Removing an Executor

Occasionally in the administration of an estate it is necessary to apply to remove an executor or executors and either substitute them for alternatives or to have the estate administered in some other way.

This can be for a number of reasons, the inefficiency or breach of duty of a personal representative for example.

Information about personal representatives’ duties can be found here.

Should it be necessary to do so there are essentially 3 ways in which the Court can remove a personal representative.

Prior to the Grant of Probate.

If the Grant of Probate has yet to be obtained the Court has a discretion to appoint an alternative administrator on application by an interested party to the relevant District Probate Registry.

Where there is no will, the order in which people will be entitled to be appointed as personal representative can be found here.

Other interested parties may include people with claims to provision from the estate or with proprietary claims against the estate.

The Court may only exercise this power before the Grant of Probate is obtained.

After the Grant of Probate.

The Court has a discretion to remove or appoint a replacement personal representative after the issue of the Grant or Probate. There must always remain at least one personal representative.

Application can be made to the Chancery Division of the Court pursuant to Part 57 of the Civil Procedure Rules.

Removal of personal representatives without replacement.

Application also can be made to the Court to remove personal representatives and appoint a judicial trustee where:-

  1. there are no appropriate substitute personal representatives; and
  1. where it is not appropriate for the Court to supervise the administration being carried out by the existing personal representatives.

If a judicial trustee is appointed interested parties can then apply to the Court for directions for the future administration of the estate.

How will the Court decide whether to remove a personal representative?

The Court has a discretion whether to remove a personal representative or not.  For this reason, it is not always possible to say how the Court will proceed and each set of proceedings will be determined on its facts.  That said, there are certain factors that the Court will necessarily take into account.

Generally, the Court will be less willing to remove an executor of an estate than any other form of trustee.

It should be borne in mind that the testator wished the named executors to administer their estates and this is not something the Courts will interrupt without good cause.  The Courts will balance this with the need to protect the beneficiaries’ interests in the estate.  If there is evidence that the personal representatives are damaging the interests of the beneficiaries through their actions or through a failure to act this could result in successful proceedings to remove them from their role.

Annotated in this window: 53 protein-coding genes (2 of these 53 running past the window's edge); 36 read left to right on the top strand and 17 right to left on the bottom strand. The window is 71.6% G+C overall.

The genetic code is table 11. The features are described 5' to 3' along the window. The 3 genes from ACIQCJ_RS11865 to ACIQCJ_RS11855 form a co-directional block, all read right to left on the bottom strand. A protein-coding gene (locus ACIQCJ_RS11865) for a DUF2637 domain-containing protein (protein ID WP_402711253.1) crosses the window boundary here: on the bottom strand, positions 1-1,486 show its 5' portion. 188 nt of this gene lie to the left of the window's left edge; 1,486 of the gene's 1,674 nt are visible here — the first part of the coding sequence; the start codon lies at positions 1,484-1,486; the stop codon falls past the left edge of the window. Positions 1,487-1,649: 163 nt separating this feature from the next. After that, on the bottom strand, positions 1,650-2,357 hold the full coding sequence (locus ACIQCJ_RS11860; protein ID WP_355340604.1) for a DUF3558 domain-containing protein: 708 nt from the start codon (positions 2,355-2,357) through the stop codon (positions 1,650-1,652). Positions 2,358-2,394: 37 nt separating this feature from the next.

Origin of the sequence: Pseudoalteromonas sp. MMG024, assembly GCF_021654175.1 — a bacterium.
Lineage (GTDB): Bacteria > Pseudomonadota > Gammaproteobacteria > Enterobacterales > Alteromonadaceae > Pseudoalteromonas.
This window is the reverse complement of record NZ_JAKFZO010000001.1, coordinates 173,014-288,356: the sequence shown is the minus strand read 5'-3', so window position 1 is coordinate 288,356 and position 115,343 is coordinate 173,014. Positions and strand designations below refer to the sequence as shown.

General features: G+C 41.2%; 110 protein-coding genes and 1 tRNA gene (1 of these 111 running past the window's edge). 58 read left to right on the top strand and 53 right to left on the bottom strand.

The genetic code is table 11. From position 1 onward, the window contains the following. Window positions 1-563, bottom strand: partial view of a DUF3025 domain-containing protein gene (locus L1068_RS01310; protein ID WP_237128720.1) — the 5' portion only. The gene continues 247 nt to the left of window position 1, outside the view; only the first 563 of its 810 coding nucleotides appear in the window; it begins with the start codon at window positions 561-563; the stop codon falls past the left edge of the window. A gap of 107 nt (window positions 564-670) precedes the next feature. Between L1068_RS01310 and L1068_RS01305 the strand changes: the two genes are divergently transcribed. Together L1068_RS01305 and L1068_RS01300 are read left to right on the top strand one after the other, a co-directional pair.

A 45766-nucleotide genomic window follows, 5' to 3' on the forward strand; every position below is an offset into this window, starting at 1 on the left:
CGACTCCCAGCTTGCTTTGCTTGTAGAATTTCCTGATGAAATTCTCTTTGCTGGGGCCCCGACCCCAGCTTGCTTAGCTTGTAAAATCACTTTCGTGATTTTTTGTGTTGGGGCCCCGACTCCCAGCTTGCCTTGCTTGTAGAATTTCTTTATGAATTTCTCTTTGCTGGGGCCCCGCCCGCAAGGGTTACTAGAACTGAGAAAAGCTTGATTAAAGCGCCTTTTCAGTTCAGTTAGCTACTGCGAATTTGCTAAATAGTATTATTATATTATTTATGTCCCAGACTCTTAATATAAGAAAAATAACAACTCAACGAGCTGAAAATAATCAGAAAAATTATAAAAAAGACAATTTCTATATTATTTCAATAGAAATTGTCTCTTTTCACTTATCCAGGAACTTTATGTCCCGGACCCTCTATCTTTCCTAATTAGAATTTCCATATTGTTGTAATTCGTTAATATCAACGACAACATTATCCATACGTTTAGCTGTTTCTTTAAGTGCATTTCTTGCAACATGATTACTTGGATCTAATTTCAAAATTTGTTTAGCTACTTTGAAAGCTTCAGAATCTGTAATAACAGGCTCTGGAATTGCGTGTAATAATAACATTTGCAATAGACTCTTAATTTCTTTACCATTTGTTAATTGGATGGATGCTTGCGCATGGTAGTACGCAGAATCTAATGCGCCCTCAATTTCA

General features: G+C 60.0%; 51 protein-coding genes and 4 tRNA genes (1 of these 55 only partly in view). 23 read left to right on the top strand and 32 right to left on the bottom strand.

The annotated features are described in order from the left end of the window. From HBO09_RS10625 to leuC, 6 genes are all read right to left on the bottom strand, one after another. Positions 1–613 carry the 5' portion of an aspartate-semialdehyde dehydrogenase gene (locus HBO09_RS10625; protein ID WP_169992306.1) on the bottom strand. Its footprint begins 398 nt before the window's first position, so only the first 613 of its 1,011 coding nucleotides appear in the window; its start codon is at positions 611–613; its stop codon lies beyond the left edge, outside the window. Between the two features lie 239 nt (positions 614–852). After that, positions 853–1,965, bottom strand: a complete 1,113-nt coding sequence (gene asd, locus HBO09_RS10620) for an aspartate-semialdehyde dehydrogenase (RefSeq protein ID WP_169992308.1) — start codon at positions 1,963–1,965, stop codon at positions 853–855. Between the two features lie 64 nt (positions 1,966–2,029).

Particularly where the personal representatives are family members of the deceased it is not uncommon for the relationship between the personal representatives and beneficiaries to be acrimonious.  Unless this begins to adversely affect the administration of the estate it is unlikely to be grounds for removal of a personal representative.

Proceedings to remove personal representatives tend to be brought for one or more of the following 3 reasons:-

Breach of duty.

Details of the types of claims that can be brought against personal representatives and the duties of personal representatives can be found here.

Typically, court proceedings pursued for this reason will include allegations of undue delay or dealing with estate assets inappropriately.  The nature and the severity of the alleged breaches of duty will be weighed by the Court on the individual facts of each case.

If there is evidence of continuing breaches of duty that are harming the interests of beneficiaries the Court may, on the application of an interested party, appoint a receiver to manage the estate’s affairs and as appropriate grant injunctive relief to prevent any further harmful conduct.

Conflict of Interest.

If a personal representative has powers to dispose of estate assets and stands to benefit personally from disposing of those assets then, depending on the particular facts, it may be inappropriate for them to continue to act as personal representative or to exercise their powers.

The personal representative is no longer capable of complying with their duties.

If the personal representative is incapacitated in some way, for example by way of mental impairment, or severe physical impairment such as paralysis it may not be appropriate for them to continue in the role.

A personal representative cannot continue to act if made bankrupt and, in those circumstances, if the personal representative is the sole representative the Court is likely to appoint a receiver to administer the estate’s affairs.


Legal Costs incurred in seeking removal of a personal representative.

As with most litigation the successful party tends to recover their costs from a defeated opponent subject to the discretion of the Court.

If a Court determines it is appropriate to remove a personal representative by reason of breach of duty and the personal representative resisted their removal, it is likely that the personal representative would be ordered to personally pay the costs of the proceedings.

For this reason personal representatives ought to consider their position carefully and take appropriate legal advice should removal proceedings be threatened against them.

Where the Court is requested to remove a personal representative and finds no breach of duty but still considers it would be in the interests of the administration of the estate to remove the personal representative the costs of the proceedings may well be ordered to be paid from the estate.